Juneau & Icy Strait Point

Icy Strait Point

On Friday the Statendam spent the day docked at Juneau. This was our first day of inclement weather: It rained almost all day. We took a look outside early in the day and agreed we’d wait until the weather cleared up before heading out. But the weather never did clear up, and we spent the day on the ship, reading and relaxing.

Yesterday (Saturday) we visited Icy Strait Point, an island now owned by Alaskan Native people as a result of the Alaska Native Claims Settlement Act of 1971. The site includes the Hoonah Packing Company facility of the 1930s (shown in photo at the top of this post) that has been converted into a museum, restaurant, and shops.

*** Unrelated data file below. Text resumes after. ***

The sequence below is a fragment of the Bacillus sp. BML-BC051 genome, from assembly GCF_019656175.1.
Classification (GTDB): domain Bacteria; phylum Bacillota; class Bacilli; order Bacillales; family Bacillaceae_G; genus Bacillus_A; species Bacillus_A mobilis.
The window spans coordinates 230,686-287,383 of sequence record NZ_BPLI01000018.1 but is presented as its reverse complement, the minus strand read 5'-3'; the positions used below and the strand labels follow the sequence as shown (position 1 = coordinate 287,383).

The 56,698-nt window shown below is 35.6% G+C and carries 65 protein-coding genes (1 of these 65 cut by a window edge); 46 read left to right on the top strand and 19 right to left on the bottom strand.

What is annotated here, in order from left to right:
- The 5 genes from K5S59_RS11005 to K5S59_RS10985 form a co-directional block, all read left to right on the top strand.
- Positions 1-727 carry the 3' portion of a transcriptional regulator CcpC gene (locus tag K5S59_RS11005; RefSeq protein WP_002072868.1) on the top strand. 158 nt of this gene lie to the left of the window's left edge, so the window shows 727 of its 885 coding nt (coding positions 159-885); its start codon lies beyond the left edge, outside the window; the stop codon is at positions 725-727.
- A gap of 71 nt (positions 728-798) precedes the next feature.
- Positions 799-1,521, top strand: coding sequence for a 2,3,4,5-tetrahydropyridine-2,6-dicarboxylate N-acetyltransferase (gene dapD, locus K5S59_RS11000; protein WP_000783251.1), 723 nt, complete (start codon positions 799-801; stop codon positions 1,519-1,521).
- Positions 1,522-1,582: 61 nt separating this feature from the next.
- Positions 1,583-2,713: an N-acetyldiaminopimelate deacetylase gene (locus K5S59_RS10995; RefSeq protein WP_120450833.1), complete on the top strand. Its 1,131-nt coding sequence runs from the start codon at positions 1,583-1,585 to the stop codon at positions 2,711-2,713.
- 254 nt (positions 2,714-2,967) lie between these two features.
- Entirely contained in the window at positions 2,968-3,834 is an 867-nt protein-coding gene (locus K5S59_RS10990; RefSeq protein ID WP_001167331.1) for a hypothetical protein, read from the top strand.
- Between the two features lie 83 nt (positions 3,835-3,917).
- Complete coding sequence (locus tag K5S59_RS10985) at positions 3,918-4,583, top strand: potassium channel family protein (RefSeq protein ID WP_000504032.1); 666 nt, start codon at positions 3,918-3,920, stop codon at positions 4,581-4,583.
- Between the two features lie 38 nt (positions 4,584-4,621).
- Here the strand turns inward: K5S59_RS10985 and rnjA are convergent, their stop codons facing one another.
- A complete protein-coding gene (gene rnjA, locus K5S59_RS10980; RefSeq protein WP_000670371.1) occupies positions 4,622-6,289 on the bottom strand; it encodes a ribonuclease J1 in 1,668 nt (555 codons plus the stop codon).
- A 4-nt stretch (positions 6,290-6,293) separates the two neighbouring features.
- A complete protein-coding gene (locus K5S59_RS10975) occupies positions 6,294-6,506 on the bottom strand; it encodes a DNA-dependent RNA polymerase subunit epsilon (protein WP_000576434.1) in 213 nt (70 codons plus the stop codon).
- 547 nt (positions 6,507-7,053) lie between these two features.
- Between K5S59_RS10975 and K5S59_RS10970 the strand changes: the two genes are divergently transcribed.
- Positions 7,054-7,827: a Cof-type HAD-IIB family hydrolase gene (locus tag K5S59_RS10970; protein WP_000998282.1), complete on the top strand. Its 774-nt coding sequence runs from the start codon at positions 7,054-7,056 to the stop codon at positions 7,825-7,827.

Many of the inhabitants of the island are of the Tlingit people, a matriarchal people indigenous to the Pacific Northwest Coast. We attended a performance at which several people acted out some of the Tlingit origin myths. We were allowed to take photos before and after, but not during, the performance.

Tlingit young man

This young man spoke to us as the audience gathered. He’s 16 years old and attends the local high school. The bear skin on the wall behind him is from one of the largest bears caught on the island in recent years.

Tlingit blanket

The performers wore as robes these beautiful blankets.

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